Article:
So if you have access to sunshine, food, a roof over your head and a bed, if you can still listen to the voices of other people and music and birds, if you can still see stars in the sky and the green-ness of grass  –  or, if indeed, you can do even some of the above,  be thankful  that you live in a great – albeit distinctively flawed  — land of the free.

 

 

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Everything’s Coming Up Rosen: Torn apart

Posted on 01 November 2018 by LeslieM

By Emily Rosen

ERosen424@aol.com

www.emilyrosen424.com

Within the last several days, I’ve started this column a half dozen times. But with events moving faster than it takes a palmetto bug to scurry under the furniture in Florida, I’ve had to change its course that many times. I think I have alighted on its final theme: Senator Flake’s small “stitch” in the fabric of our country, citing his sad lamentation that it is being “torn apart” (in reference to Kavanaugh Supreme Court nomination.)

In a review of the book, The Field of Blood: Violence in Congress and the Road to Civil War by Joanne Freeman in last Sunday’s book review section of the New York Times, the reviewer, began: “So, you think Congress is dysfunctional? …there was a time so polarized that politics generated a cycle of violence in Congress and out of it that led to the deadliest war in the nation’s history.”

Freeman unearthed an 11 volume document written between 1828 and 1870 revealing several of the most extreme physical clashes, almost to the point of murder that occurred on the senate floor leading up to and after the Civil War.

The review ends, “Freeman doesn’t make explicit comparisons between them and today. She doesn’t have to: a crippled Congress, opposing political sides that don’t communicate meaningfully… a seemingly unbridgeable cultural divide. Sound familiar? All that is missing is an Honest Abe to save us.”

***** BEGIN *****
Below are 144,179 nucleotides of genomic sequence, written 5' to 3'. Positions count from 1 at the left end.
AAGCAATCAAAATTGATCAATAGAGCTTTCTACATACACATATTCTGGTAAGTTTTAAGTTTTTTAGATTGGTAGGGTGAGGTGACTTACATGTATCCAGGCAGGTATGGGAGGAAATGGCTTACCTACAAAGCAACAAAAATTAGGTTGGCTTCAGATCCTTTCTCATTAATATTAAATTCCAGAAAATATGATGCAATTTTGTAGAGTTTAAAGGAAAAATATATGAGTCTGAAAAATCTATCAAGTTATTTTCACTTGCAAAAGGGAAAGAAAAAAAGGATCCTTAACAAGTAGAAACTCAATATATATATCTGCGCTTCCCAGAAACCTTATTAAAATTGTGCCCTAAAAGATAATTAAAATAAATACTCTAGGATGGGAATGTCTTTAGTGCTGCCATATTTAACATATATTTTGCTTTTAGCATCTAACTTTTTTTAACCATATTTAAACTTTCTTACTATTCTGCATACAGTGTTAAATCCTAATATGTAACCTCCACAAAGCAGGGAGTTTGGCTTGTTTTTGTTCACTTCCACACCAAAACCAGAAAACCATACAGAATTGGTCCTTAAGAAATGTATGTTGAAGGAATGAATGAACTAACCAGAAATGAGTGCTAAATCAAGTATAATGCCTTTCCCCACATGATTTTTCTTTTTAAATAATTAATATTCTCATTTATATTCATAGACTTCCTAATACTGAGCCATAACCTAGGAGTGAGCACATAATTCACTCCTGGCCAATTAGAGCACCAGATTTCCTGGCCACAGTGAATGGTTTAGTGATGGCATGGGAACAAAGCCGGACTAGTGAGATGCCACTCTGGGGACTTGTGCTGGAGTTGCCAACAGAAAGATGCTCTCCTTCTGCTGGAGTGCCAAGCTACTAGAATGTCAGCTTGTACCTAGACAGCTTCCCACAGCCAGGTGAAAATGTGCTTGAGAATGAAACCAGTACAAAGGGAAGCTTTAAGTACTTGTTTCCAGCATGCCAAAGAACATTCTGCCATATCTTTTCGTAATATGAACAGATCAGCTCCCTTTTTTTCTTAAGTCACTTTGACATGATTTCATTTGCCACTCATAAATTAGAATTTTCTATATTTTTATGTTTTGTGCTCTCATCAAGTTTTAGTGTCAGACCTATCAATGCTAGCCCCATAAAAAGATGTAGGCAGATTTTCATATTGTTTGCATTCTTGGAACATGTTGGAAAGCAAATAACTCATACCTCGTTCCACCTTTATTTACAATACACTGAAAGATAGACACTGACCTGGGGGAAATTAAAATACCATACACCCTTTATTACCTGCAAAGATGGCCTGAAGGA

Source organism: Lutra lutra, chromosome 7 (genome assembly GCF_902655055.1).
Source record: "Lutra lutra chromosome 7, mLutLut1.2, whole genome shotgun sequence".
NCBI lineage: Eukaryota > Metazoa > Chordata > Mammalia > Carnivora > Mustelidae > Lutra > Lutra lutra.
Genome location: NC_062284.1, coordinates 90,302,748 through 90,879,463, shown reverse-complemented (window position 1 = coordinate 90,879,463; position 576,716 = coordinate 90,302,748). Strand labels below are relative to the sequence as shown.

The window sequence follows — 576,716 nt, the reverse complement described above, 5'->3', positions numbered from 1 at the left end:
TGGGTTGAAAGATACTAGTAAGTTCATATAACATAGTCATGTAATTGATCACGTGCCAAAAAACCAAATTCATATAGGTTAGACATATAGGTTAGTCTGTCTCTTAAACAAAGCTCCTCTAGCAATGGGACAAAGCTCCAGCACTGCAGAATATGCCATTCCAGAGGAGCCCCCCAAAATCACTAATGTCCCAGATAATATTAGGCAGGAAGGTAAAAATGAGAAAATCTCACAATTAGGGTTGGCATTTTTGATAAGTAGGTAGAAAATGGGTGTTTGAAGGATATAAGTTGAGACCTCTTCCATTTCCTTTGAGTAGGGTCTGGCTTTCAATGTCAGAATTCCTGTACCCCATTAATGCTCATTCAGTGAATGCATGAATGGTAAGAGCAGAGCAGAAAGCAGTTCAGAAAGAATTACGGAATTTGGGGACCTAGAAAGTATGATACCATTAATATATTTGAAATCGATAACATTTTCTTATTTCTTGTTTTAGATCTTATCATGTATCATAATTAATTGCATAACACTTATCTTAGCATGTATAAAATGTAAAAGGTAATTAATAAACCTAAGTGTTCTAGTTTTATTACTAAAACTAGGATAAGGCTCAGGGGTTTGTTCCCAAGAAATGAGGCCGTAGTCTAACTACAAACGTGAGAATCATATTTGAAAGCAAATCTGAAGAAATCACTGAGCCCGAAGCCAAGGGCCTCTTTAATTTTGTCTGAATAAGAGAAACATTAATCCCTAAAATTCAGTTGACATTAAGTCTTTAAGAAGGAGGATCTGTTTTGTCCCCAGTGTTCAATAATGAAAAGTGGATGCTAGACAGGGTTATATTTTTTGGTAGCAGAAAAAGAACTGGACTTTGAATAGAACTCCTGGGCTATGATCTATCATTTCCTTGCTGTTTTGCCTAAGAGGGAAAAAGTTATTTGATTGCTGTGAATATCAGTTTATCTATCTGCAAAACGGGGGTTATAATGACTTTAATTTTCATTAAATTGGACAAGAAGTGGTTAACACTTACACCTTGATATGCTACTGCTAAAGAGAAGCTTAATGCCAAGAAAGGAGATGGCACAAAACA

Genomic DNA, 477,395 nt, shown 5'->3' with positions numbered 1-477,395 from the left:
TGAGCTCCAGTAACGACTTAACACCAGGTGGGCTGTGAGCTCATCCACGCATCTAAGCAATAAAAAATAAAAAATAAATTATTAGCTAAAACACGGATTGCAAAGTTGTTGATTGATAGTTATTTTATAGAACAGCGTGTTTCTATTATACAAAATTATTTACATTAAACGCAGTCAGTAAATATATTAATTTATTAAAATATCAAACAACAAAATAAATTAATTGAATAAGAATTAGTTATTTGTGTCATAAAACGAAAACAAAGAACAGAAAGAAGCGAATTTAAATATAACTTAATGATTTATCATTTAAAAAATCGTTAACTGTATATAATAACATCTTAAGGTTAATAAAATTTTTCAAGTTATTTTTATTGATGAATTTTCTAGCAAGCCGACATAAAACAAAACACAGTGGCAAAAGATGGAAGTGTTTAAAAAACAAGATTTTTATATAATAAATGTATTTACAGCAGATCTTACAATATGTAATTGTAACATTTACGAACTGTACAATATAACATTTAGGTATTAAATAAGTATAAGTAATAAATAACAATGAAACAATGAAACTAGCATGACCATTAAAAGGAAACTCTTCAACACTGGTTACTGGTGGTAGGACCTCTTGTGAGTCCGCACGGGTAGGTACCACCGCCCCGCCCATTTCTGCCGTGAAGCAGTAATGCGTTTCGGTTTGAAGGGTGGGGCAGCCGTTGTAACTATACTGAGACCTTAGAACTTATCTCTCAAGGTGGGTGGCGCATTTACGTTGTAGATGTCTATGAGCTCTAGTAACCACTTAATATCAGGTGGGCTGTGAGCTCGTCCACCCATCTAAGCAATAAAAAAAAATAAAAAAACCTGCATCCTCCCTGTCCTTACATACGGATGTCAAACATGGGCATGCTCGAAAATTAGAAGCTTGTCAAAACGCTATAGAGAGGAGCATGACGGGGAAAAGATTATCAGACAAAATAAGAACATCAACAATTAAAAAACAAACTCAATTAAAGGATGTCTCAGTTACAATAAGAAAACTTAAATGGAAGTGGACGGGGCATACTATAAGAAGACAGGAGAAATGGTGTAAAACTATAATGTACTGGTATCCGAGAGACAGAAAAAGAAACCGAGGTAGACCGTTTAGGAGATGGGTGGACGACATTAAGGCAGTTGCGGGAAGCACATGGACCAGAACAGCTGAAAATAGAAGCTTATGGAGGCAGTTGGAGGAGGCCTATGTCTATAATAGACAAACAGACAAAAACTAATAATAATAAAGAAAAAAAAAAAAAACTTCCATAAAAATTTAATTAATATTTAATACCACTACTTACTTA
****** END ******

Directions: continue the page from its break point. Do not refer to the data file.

From my own personal life experience and background, I easily honed in on the most significant truism above: the lack of meaningful communication. Meaningful communication is a skilled art that escapes many people especially during high tension emotional moments when dealing with the very core of their rigid belief system. We all have rigid belief systems. That’s what makes us who we are. And how we handle these differences in belief systems, when it comes to relationships with others, is a function – not of our IQ but of our EQ – emotional intelligence. This is described by Daniel Goleman in his book Working With Emotional Intelligence and his many other subsequent writings on that and related subjects. It is a lesson in how to deal with people with whom you disagree without causing deadly combat. It’s not a secret, but you’ll have to read it for yourself.

Calling people derogatory names, demeaning them in public utterances and lashing out with damaging stereotypes rallies a crowd. And it also emboldens hatred of what is being sold as “the other.” This is so especially damaging because it is unnecessary when often those who engage in that kind of rhetoric have legitimately positive accomplishments to hype, which, alas, is boring compared to the hostile spate of playground warfare.

And so, Jeff Flake took the small step of displaying a willingness to be open-minded. But in the context of Congressional “steps” taken, it was an enormous step as he plowed through the vitriol wafting over the committee. Was it the elevator experience, or the sounds of a country being “torn apart?”